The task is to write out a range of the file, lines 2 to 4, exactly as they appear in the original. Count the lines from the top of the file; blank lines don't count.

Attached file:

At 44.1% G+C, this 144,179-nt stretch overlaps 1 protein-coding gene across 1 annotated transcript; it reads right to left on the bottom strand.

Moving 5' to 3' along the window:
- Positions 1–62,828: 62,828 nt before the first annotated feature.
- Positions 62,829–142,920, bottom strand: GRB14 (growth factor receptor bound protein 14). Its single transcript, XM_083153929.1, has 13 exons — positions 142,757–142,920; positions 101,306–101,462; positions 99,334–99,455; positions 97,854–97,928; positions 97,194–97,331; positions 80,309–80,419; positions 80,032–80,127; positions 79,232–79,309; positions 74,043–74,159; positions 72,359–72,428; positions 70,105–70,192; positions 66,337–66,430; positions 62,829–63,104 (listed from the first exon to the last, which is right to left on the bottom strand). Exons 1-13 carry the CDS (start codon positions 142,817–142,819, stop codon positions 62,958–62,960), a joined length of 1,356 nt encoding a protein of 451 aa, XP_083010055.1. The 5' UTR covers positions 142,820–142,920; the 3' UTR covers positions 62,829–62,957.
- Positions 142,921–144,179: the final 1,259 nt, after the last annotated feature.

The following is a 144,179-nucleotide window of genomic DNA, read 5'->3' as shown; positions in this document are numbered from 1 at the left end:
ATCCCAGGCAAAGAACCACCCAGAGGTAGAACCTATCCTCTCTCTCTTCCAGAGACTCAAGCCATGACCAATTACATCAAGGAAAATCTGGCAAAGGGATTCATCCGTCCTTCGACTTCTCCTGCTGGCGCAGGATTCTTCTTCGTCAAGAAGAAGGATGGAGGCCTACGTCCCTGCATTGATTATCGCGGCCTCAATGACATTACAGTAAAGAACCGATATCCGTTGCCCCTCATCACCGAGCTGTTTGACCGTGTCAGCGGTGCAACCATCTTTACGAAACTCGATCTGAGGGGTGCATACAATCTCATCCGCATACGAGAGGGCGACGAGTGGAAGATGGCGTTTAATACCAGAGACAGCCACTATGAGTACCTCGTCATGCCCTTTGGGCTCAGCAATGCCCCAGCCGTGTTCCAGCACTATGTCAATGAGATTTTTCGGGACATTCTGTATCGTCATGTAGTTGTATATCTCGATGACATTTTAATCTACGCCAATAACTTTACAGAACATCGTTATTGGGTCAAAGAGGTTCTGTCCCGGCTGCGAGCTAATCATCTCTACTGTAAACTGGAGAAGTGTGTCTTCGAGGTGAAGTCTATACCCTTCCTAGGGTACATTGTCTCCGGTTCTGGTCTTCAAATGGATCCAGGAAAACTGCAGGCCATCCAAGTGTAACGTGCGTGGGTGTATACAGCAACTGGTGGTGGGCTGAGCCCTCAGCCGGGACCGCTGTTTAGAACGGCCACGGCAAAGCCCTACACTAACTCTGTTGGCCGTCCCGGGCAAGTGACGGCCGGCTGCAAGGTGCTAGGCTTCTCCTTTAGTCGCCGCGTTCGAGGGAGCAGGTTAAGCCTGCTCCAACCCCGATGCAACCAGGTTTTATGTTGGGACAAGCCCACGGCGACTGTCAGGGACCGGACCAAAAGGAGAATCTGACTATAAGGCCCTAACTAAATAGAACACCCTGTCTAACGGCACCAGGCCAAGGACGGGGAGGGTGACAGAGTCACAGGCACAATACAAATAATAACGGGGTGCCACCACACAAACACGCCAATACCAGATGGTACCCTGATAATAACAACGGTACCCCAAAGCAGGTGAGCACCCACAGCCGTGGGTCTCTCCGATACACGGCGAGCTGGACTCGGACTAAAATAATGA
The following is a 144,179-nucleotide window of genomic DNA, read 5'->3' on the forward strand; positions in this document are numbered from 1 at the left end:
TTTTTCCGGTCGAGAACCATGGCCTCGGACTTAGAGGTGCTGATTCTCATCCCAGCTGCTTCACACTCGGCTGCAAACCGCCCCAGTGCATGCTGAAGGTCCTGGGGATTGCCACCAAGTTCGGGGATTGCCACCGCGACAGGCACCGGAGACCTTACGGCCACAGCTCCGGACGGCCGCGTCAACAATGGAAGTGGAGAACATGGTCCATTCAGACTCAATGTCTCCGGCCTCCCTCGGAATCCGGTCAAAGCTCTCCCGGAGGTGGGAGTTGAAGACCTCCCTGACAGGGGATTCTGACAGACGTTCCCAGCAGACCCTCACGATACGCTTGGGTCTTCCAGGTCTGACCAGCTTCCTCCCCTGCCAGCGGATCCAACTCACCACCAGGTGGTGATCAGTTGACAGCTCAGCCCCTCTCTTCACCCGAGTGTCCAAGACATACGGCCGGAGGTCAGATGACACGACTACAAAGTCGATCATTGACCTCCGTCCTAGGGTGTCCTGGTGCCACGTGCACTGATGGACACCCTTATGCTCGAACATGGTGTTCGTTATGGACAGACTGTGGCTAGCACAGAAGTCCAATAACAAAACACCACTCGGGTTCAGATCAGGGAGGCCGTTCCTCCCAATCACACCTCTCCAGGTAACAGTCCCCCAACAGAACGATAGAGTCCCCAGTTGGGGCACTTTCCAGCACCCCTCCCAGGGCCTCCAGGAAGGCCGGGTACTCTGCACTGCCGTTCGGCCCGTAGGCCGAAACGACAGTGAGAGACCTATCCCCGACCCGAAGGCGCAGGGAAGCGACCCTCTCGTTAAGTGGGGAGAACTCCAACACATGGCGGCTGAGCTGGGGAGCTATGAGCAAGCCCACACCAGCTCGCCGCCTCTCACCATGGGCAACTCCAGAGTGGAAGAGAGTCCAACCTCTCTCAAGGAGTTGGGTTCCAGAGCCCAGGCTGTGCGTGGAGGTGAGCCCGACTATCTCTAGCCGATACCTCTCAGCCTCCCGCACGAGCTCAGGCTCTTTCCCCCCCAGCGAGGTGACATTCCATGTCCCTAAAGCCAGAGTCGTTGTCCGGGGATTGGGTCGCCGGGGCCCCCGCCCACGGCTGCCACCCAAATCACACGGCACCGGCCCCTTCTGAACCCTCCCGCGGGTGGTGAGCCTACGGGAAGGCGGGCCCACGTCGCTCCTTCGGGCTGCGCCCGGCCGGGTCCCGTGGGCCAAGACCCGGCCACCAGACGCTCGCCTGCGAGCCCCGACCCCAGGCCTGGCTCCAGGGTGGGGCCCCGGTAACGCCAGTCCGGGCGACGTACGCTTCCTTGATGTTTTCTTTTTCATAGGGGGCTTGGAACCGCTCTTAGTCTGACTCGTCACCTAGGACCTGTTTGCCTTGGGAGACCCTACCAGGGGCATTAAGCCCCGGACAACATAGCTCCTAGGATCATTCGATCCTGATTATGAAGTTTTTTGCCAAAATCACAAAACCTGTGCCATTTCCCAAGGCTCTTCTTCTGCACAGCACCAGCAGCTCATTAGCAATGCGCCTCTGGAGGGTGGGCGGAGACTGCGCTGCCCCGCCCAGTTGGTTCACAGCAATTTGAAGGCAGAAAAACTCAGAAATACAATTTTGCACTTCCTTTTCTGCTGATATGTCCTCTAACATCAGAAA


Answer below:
Moving 5' to 3' along the window:
- Positions 1–62,828: 62,828 nt before the first annotated feature.
- Positions 62,829–142,920, bottom strand: GRB14 (growth factor receptor bound protein 14). Its single transcript, XM_083153929.1, has 13 exons — positions 142,757–142,920; positions 101,306–101,462; positions 99,334–99,455; positions 97,854–97,928; positions 97,194–97,331; positions 80,309–80,419; positions 80,032–80,127; positions 79,232–79,309; positions 74,043–74,159; positions 72,359–72,428; positions 70,105–70,192; positions 66,337–66,430; positions 62,829–63,104 (listed from the first exon to the last, which is right to left on the bottom strand). Exons 1-13 carry the CDS (start codon positions 142,817–142,819, stop codon positions 62,958–62,960), a joined length of 1,356 nt encoding a protein of 451 aa, XP_083010055.1. The 5' UTR covers positions 142,820–142,920; the 3' UTR covers positions 62,829–62,957.